Norman City Council may drop a $5 million business relief initiative from a multimillion dollar general obligation bond it hopes voters will approve in August.

For last two months, the council has discussed a $113 million bond package to supplement Norman Forward projects and municipal renovations after sales tax initiatives fell short of designs for several remaining voter approved projects.

During the COVID-19 outbreak, the council discussed adding a $5 million relief package for businesses after it saved $5.1 million in a federal grant for a public transit project.

During Tuesday night’s study session several members expressed their uncertainty and one suggested the council renegotiate a tax increment finance district as a funding mechanism for aid.

Ward 8 Councilwoman Alexandra Scott, who said during the April 28th meeting that “capitalism is a pandemic,” suggested the council should add stimulus funds for “essential workers...who lost their jobs” because the city should be “covering all our bases and being inclusive.”

Ward 1 Councilwoman Kate Bierman suggested it expand to certain workers. Self-employed workers did not qualify for state unemployment benefits until the CARES Act made provision for these claims. The Oklahoma Employment Security Commission is overloaded with requests for benefits as it grapples with outdated technology. In the meantime, workers cannot file, wait for claims to pay or grapple with denied claims as their bills come due.

“One of the first questions on my list is why did we not add workers? We have sole proprietors included in this list. A sole proprietor is just a fancy name for a worker, you’re doing all the work yourself,” she said. “So if you are self-employed but maybe not through a sole proprietorship necessarily, you’re out of luck.”

City Attorney Kathryn Walker was concerned state law or bond industry guidelines may not allow or recommend a stimulus payout, but speculated it might be considered as part of an economic program. Nate Ellis with Public Finance Law Group told the council he would need to examine case law or statutes that address the matter.

City Manager Darrell Pyle speculated the city could experience the same overwhelming response to the offer as has the state’s unemployment system.

• Pull-back: The pull-back from council members on the relief package seemed to stem from the delay in funding and the overall financial burden to tax payers.

“By the time the bonds are sold, it’s going to be November before those bonds are available,” Ward 6 Councilman Bill Scanlon said. “The need is now and several council members have alluded to this. If there were some other way to find funds from the feds or the state, you can have funds that will be identified sooner rather than later.”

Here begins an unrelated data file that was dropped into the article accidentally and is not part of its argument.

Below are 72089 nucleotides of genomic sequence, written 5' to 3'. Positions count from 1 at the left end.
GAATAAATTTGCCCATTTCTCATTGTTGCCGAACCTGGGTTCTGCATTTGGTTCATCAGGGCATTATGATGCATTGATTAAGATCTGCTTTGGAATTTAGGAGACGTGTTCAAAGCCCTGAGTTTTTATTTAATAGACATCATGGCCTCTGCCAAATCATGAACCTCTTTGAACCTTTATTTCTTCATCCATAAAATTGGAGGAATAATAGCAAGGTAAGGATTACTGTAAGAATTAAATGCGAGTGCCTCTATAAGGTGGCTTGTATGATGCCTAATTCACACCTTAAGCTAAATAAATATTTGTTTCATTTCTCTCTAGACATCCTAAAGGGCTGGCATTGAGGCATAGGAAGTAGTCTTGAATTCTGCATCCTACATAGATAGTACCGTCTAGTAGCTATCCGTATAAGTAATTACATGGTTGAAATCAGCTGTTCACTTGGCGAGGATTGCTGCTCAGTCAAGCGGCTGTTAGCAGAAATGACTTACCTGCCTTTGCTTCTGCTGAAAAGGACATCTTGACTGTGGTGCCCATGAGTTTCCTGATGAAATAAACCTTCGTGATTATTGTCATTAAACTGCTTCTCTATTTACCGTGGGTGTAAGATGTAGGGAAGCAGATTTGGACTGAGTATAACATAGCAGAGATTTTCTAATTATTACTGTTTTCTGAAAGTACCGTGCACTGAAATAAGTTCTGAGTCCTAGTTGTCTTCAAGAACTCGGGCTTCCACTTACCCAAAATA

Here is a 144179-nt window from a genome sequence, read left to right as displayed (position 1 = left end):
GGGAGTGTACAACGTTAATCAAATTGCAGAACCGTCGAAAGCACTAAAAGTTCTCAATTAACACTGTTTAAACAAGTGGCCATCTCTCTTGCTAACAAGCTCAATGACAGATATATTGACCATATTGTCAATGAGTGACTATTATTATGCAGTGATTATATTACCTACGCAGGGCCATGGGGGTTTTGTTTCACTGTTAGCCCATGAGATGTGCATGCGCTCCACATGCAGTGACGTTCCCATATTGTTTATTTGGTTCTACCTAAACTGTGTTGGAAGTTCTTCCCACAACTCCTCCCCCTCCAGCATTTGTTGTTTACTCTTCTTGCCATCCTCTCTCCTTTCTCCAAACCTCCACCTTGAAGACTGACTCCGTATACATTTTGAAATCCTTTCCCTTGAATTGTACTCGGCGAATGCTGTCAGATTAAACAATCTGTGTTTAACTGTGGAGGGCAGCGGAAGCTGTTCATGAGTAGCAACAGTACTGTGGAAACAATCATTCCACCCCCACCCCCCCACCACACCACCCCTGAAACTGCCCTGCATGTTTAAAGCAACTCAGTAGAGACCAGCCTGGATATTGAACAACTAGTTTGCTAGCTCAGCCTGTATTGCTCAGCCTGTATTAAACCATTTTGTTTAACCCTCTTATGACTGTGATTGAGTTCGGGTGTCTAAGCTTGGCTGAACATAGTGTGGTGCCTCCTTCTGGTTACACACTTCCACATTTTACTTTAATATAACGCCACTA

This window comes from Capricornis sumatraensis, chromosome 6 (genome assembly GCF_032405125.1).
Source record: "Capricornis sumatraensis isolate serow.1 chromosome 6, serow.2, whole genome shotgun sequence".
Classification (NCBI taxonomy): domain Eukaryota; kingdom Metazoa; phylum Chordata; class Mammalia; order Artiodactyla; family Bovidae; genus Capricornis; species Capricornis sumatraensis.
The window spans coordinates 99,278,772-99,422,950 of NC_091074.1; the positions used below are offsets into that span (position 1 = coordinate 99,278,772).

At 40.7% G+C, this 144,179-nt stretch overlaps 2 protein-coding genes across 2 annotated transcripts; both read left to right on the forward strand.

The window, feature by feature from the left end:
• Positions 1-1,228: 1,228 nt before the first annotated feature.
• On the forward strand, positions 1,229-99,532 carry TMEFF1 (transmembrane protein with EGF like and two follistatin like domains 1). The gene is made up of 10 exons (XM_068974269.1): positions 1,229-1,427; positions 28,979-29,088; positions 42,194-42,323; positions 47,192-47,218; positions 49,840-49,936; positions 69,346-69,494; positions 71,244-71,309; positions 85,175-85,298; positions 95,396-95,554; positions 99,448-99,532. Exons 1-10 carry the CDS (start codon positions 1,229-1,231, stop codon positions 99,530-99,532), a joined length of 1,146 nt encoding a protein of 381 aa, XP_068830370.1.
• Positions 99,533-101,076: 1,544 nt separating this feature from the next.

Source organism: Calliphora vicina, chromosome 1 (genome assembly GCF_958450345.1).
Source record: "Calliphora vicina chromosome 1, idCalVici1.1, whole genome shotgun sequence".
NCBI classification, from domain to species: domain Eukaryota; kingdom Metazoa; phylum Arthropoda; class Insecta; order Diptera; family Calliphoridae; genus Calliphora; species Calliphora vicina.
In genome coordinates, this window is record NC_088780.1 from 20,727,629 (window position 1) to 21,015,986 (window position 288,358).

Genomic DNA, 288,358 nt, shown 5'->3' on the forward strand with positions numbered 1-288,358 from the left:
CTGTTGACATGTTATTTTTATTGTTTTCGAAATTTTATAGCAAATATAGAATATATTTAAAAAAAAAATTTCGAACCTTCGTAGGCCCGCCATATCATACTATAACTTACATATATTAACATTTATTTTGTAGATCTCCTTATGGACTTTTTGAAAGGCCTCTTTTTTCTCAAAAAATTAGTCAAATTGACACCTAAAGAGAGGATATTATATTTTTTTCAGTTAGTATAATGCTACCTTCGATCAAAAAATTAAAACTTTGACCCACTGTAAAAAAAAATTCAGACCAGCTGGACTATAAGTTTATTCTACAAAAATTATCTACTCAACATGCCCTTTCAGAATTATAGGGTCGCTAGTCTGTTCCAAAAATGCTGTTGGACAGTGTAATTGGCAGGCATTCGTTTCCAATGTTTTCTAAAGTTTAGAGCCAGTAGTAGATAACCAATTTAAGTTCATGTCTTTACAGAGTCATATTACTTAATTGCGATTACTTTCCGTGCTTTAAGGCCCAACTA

Scanlon took his concerns a step further with the $83 million bond package for Norman Forward. He agreed the projects should be completed according “to what the citizens want” but suggested the city might go for bonds in smaller increments for the Norman Forward portion of the package.

“With regard to an $83 million (Norman Forward) bond issue, that’s a lot to bite,” Scanlon said. “At least that’s what I’m hearing from people who have bothered to comment to me is they’d like to see it broken up into some projects, like parks for example.”

Ward 3 Councilwoman Alison Petrone asked the council to reexamine the University North Park TIF district agreement.

An amended agreement to the 13-year-old TIF was approved last November by council to retroactively end the TIF district as of June 20, 2019. The agreement would end the diversion of sales tax revenue to the TIF account with exception to remaining projects to be funded, city staff have said. A petition to rescind the November agreement was challenged in a Cleveland County District Court lawsuit by four previous serving mayors. The mayors won the case and petitioner proponent Stephen Ellis plans to file an appeal by May 15.

Tuesday was the second meeting since April 7 during which Petrone suggested Ellis, the mayors and UNP developers “see if they can’t come up with something that everybody can live with so that they (Ellis) don’t file for an appeal.”

Walker told The Transcript she contacted the developers attorneys.

“I did speak to attorneys for UNP and UTC,” Walker said Thursday. “They were not willing to renegotiate the deal (which) we worked on for almost a year.”

Tuesday’s discussion was part of a study session. The first reading for an ordinance to call for a bond election will be May 26.

Mindy Ragan Wood


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